Home prices rise in all big cities in May
Monthly price gain of 2.2% may bode well for summer, though prices dip from 2011 levels.
Spring may have officially closed on a positive note, thanks to today's S&P/Case-Shiller Home Price Index data (PDF).
Home prices increased 2.2% from April to May in the index's 10- and 20-city survey, the largest such month-to-month jump in nonseasonally adjusted data in the larger index's 12-year run. Seasonally adjusted, prices were up 0.9% from April. Prices in the 10-city index were down 1% from May 2011, and the 20-city index showed a 0.7% annual decrease. But both dips were less severe than in April, when 10 of the larger index's 20 cities showed a yearly decrease.
In May, 17 cities logged annual gains, led by Phoenix's 11.5% increase. All also showed gains from month to month.
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Much of this growth, as The Wall Street Journal's Nick Timiraos writes, came on the low end of the market. From his post on the WSJ's "Developments" blog:
In Phoenix, for example, the bottom third of the market (homes below $118,000) is up by 25.8% over the past year. The 7.2% gain for the top third of the market (homes above $198,000) isn’t too shabby, either.
Timiraos also notes that the low end of Miami's market showed a 1.8% increase in May from the previous year, with the top third of homes logging a 3.7% gain.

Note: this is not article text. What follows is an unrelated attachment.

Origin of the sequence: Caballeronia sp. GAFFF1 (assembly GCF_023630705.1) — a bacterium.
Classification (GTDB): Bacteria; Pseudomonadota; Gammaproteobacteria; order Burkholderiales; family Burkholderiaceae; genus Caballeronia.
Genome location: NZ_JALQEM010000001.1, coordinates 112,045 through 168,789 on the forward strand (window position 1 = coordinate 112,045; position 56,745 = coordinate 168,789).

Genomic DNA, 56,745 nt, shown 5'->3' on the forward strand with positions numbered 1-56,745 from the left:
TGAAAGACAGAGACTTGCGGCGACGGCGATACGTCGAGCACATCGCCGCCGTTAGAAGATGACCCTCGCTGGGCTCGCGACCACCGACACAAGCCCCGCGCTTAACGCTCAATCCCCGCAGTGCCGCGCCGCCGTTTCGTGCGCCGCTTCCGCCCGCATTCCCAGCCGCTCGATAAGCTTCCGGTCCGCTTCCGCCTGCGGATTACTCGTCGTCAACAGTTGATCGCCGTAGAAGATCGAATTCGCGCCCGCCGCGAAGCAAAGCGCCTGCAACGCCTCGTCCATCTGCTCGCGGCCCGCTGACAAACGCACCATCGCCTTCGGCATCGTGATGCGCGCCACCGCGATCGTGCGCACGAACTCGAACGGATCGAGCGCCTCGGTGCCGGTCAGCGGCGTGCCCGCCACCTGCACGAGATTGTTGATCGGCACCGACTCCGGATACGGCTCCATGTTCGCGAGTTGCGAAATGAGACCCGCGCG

As has been the case in the past few months, however, the elephant in the room may be the backlog of foreclosure properties still waiting to hit the market. Earlier this month, real-estate website Trulia called out Phoenix and Miami as "turnaround towns" that may see an about-face. Both regions took the housing crash particularly hard, compared with areas that saw less price fluctuation the past few years.
In addition, as home prices start to climb, sales may be suffering. Existing-home sales were down 5.4% in June from May, new-home sales decreased 8.4% in that time, and the number of home-sale contracts dropped 1.4%.
The reason, analysts say, is there may not be enough homes for sale. The nation's existing-home inventory was down 19% in June from June 2011, Realtor.com reported. If supply increases again — especially if more foreclosures hit the market — will prices slide?
"June data for existing-home sales, new-home sales, housing starts and mortgage default rates were a bit mixed, but all are better than their year-ago levels," David M. Blitzer, chairman of the Index Committee at S&P Indices, said in a new release. "The housing market seems to be stabilizing, but we are definitely in a wait-and-see mode for the next few months."
— Tony Stasiek is a producer/editor at MSN Real Estate.
About Teresa Mears
Teresa Mears is a veteran journalist who has been interested in houses since her father took her to tax auctions to carry the cash at age 10. A former editor of The Miami Herald's Home & Design section, she lives in South Florida where, in addition to writing about real estate, she publishes Miami on the Cheap to help her neighbors adjust to the loss of 60% of their property value.